With these achievements, Ellis notes two great failures of the founding of our nation. The first was the failure of the nation to end slavery, or at least adopt a plan to gradually emancipate the slaves. Most of the Founding Fathers were against slavery, and some of the leaders, notably Benjamin Franklin and Thomas Jefferson, tried to get legislation to end slavery and the slave trade. They were unsuccessful in their attempts to end slavery, though, and they realized that the existence and expansion of slavery would eventually lead the nation into civil war. The other failure of the Founding Fathers was to find a way to implement a just settlement with the Native Americans. Like with slavery, most of the leaders acknowledged that the Native Americans had a legitimate claim to their land. They never successfully were able to come up with a just plan for the indigenous people of this country.
Gordon Woods is another historian who has gained a reputation for his insights on the Revolutionary period. His book, Revolutionary Characters: What Made the Founders Different, explores 8 of our revolutionary leaders and asks what it was about them that made them different from leaders of succeeding generations. The leaders that he explores, George Washington, John Adams, Thomas Jefferson, Benjamin Franklin, Alexander Hamilton, James Madison, Thomas Paine, and Aaron Burr, were of different temperements and political beliefs, but most of them (with the exception of Aaron Burr) were united by their aspirations to be disinterested gentlemen, a sort of moral ideal of a leader with the 18th century virtues of politeness, grace, good taste, learning, and character. Most of the leaders were the first in their families to attend college or attain social status, and they deeply believed in a leadership that was gained through talent and not heredity. Aaron Burr was the one leader who didn’t aspire to the 18th century idea of the gentleman politician. He seemed to always act upon political expediency instead of worrying about the public good, and this eventually lead to his famous duel with Alexander Hamilton.
Each of the founders were very different men with different beliefs and personalities. Washington did his best to live up to the gentlemanly virtue of civility, and this led him to many of the decisions that garnered respect among his colleagues: his decision to surrender his position as commander in chief to the Congress in 1783 rather than pursue greater power; his decision not to run for a third term as President; his decision to free his slaves after he dies. Franklin’s sense of public service led him to be ambassador to England and France, where he helped the colonies victory by securing French support. Jefferson’s belief in the ability of the people to make the right decisions lead him to fight for greater public education, for the separation of church and state, and the abolishment of slavery, all in an attempt to educate enlightened citizens in Jefferson’s idea of a perfect republic. John Adams, Jefferson’s close friend and frequent political foe, believed in a natural aristocracy of merit, and believed in a balanced government between the aristocracy and the common people. Alexander Hamilton believed that government should exploit the self interest of the influential class at the top of the society to harness their talents for the benefit of the rest of society. James Madison believed in a government of clashing interests that neutralized each other, allowing liberally educated rational men to decide questions of the public good. Woods considers Thomas Paine the first public intellectual who wrote Common Sense and his other radical tracts specifically for the average person in the taverns and guilds of the city.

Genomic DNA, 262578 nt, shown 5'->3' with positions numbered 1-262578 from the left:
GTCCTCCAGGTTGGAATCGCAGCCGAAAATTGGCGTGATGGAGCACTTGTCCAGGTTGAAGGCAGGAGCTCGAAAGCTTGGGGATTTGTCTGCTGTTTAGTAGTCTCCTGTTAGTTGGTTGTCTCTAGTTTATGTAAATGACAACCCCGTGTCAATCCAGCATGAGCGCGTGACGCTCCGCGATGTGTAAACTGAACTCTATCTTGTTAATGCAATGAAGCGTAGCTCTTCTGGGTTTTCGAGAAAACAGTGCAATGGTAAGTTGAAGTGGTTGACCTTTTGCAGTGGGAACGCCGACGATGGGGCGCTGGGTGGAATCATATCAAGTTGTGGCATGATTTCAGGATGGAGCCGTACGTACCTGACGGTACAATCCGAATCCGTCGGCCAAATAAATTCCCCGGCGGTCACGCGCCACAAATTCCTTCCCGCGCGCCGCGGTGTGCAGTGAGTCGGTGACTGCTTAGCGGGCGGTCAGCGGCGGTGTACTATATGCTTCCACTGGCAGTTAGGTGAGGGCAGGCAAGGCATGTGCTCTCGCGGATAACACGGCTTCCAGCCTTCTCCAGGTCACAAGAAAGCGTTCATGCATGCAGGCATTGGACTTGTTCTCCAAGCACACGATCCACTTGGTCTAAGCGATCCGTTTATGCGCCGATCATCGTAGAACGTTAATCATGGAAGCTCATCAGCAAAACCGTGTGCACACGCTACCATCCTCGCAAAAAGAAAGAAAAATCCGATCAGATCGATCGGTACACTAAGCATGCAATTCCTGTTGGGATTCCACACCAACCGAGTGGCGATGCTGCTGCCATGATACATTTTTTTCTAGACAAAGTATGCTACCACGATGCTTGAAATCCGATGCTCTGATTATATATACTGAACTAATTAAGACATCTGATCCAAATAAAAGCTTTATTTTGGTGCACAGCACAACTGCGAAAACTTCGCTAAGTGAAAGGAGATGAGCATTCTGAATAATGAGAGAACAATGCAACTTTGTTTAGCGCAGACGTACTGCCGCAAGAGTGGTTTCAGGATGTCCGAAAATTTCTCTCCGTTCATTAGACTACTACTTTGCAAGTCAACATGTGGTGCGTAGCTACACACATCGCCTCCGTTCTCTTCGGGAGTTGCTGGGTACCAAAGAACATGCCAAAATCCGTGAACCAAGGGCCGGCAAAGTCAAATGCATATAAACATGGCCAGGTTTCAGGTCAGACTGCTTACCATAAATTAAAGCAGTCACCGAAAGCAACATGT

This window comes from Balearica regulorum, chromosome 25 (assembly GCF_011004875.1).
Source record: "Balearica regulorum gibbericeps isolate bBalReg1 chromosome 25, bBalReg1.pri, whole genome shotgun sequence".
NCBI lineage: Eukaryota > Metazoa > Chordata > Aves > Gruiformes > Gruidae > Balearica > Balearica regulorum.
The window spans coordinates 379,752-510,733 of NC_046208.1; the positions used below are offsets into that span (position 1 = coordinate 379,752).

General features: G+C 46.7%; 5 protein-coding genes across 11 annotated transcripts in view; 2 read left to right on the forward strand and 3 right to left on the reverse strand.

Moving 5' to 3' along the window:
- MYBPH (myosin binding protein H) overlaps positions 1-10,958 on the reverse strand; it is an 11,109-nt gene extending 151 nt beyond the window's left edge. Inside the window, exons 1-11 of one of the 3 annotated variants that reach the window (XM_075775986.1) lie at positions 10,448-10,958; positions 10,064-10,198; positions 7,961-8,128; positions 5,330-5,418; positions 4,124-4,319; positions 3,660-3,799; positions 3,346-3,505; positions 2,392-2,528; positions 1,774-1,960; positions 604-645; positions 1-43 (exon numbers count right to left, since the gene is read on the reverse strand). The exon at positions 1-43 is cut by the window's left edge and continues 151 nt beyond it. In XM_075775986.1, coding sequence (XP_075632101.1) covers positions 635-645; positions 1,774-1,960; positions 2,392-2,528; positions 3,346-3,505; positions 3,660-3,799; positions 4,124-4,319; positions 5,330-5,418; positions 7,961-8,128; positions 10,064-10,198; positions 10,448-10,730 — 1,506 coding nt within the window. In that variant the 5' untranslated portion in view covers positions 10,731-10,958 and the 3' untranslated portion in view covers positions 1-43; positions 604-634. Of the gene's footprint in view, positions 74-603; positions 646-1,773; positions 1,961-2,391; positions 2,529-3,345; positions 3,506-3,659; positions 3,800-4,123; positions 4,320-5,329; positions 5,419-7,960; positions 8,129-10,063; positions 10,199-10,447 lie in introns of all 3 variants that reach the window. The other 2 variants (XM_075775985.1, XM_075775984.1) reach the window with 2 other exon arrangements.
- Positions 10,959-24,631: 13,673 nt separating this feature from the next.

In his book, The American Revolution, Gordon Woods wrote:
“The history of the American Revolution, like the history of the nation as a whole, ought not to be viewed as a story of right and wrong or good and evil from which moral lessons are to be drawn. No doubt the story of the Revolution is a dramatic one: Thirteen insignificant British colonies huddled along a narrow strip of the Atlantic coast three thousand miles from the centers of Western civilization, becoming in fewer than three decades a huge, sprawling republic of nearly 4 million expansive-minded, evangelical, and money-hungry citizens is a spectacular tale, to say the least. But the Revolution, like the whole of American history, is not a simple morality play; it is a complicated and often ironic story that needs to be explained and understood, not celebrated or condemned. How the Revolution came about, what its character was, and what its consequences were- not whether it was good or bad- are the questions this brief history seeks to answer.”
In this Fourth of July, I’m grateful for the work of these historians for giving me different views of the founding of our nation. From Howard Zinn, I learned that the revolution was not just the story of George Washington or Thomas Jefferson. It is also the story of the merchants, the small farmers, the slaves, the freed blacks, and the Native Americans. Zinn reminds us of the gap between the high idealism of the Declaration of Independence and the realities of the people in the margins of our society and that true social change only occurs when those marginalized people feel empowered to agitate for change. From Joseph Ellis, I’ve learned to appreciate the accomplishments of the leaders in building a government that allowed debate to take place and didn’t degenerate into a one person dictatorship. Ellis also reminds us though of the failures of the founders, of their inability to resolve the issues of slavery and the just treatment of Native Americans. From Gordon Wood, I learned to appreciate the founders as individuals, with their own beliefs and personalities and gifts. Each were united in trying to live to the 18th century idea of the virtous gentleman leader and this seperated them from future generations who lived up to different models of leadership. Each historian gives us a different and more whole view of the American experience, one that shows the ideas and the people who helped shape who we are today.